Not all the listed changes are required, and none might be required. Requirements depend on your security schema, where you installed SQL Server, and how you expect users to connect to the database and run external scripts.
Enable implied authentication for Launchpad account group
During setup, a number of new Windows user accounts are created for the purpose of running tasks under the security token of the SQL Server Trusted Launchpad service. When a user sends a Python or R script from an external client, SQL Server activates an available worker account. Then it maps it to the identity of the calling user, and runs the script on behalf of the user.
This is called implied authentication, and is a service of the database engine. This service supports secure execution of external scripts in SQL Server 2016 and SQL Server 2017.
You can view these accounts in the Windows user group, SQLRUserGroup. By default, 20 worker accounts are created, which is usually more than enough for running external script jobs.
The worker group is named SQLRUserGroup regardless of whether you installed R or Python. There is a single group for each instance.
If you need to run scripts from a remote data science client, and you are using Windows authentication, there are additional considerations. These worker accounts must be given permission to sign in to the SQL Server instance on your behalf.
- In SQL Server Management Studio, in Object Explorer, expand Security. Then right-click Logins, and select New Login.
- In the Login - New dialog box, select Search.
- Select Object Types, and select Groups. Clear everything else.
- In Enter the object name to select, type SQLRUserGroup, and select Check Names.
- The name of the local group associated with the instance's Launchpad service should resolve to something like instancename\SQLRUserGroup. Select OK.
- By default, the group is assigned to the public role, and has permission to connect to the database engine.
- Select OK.
If you use a SQL login for running scripts in a SQL Server compute context, this extra step is not required.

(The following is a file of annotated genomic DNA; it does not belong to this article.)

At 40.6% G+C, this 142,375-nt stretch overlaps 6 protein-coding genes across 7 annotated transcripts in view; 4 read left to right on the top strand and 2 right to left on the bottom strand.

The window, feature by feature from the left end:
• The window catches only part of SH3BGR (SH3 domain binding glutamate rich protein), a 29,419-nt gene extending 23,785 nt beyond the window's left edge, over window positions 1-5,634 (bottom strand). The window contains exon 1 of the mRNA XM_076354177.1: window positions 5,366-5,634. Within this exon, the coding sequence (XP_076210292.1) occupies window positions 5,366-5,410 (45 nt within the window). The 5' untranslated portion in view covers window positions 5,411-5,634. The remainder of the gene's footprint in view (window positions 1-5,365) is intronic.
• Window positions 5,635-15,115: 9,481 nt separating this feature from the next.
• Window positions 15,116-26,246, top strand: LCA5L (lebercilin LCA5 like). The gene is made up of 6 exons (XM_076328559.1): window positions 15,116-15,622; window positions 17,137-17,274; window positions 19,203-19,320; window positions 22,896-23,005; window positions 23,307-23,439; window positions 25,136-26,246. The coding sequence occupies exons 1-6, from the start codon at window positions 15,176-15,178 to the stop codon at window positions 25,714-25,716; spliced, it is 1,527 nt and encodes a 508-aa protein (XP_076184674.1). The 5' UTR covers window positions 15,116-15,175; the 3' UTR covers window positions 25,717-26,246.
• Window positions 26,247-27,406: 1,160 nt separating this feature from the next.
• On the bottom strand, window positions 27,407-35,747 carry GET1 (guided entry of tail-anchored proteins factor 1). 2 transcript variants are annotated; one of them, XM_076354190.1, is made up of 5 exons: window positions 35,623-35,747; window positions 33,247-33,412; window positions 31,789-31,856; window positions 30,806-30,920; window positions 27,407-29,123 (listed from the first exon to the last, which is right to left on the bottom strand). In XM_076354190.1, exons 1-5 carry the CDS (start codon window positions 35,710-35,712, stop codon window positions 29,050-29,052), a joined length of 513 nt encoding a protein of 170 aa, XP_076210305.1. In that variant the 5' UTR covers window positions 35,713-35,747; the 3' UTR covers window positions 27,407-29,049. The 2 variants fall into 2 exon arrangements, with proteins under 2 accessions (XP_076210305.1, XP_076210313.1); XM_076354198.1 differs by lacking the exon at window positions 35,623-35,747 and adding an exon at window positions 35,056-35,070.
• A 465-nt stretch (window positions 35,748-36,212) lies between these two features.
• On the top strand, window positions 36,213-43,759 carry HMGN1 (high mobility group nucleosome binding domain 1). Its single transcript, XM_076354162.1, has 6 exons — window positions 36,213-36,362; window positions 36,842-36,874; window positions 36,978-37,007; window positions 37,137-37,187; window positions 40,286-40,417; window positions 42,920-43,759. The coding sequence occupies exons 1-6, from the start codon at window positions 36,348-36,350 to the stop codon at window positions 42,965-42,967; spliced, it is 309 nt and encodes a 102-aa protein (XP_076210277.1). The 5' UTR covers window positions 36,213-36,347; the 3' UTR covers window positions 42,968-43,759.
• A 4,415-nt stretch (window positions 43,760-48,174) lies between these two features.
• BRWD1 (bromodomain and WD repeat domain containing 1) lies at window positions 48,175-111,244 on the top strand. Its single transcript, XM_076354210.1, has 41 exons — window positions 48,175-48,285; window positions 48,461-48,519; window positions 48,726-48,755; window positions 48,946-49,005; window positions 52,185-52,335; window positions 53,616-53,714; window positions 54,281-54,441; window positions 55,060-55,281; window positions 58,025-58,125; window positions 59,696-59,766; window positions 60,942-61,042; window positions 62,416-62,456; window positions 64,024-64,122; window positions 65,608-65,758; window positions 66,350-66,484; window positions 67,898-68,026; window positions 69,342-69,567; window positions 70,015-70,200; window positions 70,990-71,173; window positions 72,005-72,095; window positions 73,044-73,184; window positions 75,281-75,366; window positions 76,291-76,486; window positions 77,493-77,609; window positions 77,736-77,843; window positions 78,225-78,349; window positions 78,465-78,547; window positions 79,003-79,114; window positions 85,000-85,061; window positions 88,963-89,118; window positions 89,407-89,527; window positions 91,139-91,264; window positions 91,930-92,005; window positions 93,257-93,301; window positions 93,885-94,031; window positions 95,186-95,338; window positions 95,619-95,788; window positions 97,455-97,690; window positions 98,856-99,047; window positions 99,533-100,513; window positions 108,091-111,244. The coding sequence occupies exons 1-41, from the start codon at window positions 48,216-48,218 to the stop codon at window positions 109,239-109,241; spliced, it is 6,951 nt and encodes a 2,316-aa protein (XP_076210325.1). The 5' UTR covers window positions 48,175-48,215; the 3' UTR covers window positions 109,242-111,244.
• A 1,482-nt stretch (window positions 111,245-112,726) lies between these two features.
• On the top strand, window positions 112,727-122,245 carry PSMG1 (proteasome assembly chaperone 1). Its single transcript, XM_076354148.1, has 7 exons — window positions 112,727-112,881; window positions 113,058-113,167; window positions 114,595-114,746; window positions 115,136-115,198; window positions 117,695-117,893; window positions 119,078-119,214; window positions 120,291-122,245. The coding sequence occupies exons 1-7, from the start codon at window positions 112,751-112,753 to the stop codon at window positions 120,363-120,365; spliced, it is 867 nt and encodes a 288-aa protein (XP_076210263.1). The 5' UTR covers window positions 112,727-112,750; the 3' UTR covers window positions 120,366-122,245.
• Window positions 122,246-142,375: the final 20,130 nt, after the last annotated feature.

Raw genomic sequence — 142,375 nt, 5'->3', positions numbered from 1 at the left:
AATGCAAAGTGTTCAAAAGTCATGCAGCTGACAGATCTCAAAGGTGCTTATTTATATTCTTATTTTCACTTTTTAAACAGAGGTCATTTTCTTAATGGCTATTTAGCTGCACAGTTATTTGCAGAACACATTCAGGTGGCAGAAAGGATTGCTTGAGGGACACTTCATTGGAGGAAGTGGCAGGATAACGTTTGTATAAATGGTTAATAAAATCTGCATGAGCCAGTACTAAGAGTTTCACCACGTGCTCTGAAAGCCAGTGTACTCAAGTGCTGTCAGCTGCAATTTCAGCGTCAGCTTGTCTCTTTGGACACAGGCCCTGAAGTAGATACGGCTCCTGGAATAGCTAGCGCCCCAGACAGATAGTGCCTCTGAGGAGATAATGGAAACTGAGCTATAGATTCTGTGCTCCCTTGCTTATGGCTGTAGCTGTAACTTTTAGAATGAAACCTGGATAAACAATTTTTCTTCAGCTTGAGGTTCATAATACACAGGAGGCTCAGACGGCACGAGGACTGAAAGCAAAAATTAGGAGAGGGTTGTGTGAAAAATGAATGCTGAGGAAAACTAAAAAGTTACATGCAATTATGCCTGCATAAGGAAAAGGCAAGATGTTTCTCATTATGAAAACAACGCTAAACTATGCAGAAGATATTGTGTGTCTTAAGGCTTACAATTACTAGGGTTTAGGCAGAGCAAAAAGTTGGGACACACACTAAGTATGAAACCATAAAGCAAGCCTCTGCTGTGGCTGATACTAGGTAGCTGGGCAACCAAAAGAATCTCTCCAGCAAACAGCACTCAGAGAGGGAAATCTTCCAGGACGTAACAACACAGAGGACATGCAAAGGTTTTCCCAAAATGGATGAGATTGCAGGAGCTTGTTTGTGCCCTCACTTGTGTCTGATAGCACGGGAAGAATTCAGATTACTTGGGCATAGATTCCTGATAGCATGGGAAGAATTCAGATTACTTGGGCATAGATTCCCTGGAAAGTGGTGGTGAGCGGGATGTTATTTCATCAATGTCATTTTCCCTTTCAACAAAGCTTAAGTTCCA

Give users permission to run external scripts
If you installed SQL Server yourself, and you are running Python scripts in your own instance, you typically execute scripts as an administrator. Thus, you have implicit permission over various operations and all data in the database.
Most users, however, do not have such elevated permissions. For example, users in an organization who use SQL logins to access the database generally do not have elevated permissions. Therefore, for each user who is using Python, you must grant users of Machine Learning Services the permission to run external scripts in each database where Python is used. Here's how:
USE <database_name> GO GRANT EXECUTE ANY EXTERNAL SCRIPT TO [UserName]
Permissions are not specific to the supported script language. In other words, there are not separate permission levels for R script versus Python script. If you need to maintain separate permissions for these languages, install R and Python on separate instances.
Give your users read, write, or data definition language (DDL) permissions to databases
While a user is running scripts, the user might need to read data from other databases. The user might also need to create new tables to store results, and write data into tables.
For each Windows user account or SQL login that is running R or Python scripts, ensure that it has the appropriate permissions on the specific database:
For example, the following Transact-SQL statement gives the SQL login MySQLLogin the rights to run T-SQL queries in the ML_Samples database. To run this statement, the SQL login must already exist in the security context of the server.
USE ML_Samples GO EXEC sp_addrolemember 'db_datareader', 'MySQLLogin'
For more information about the permissions included in each role, see Database-level roles.
Ensure that the SQL Server installation supports remote connections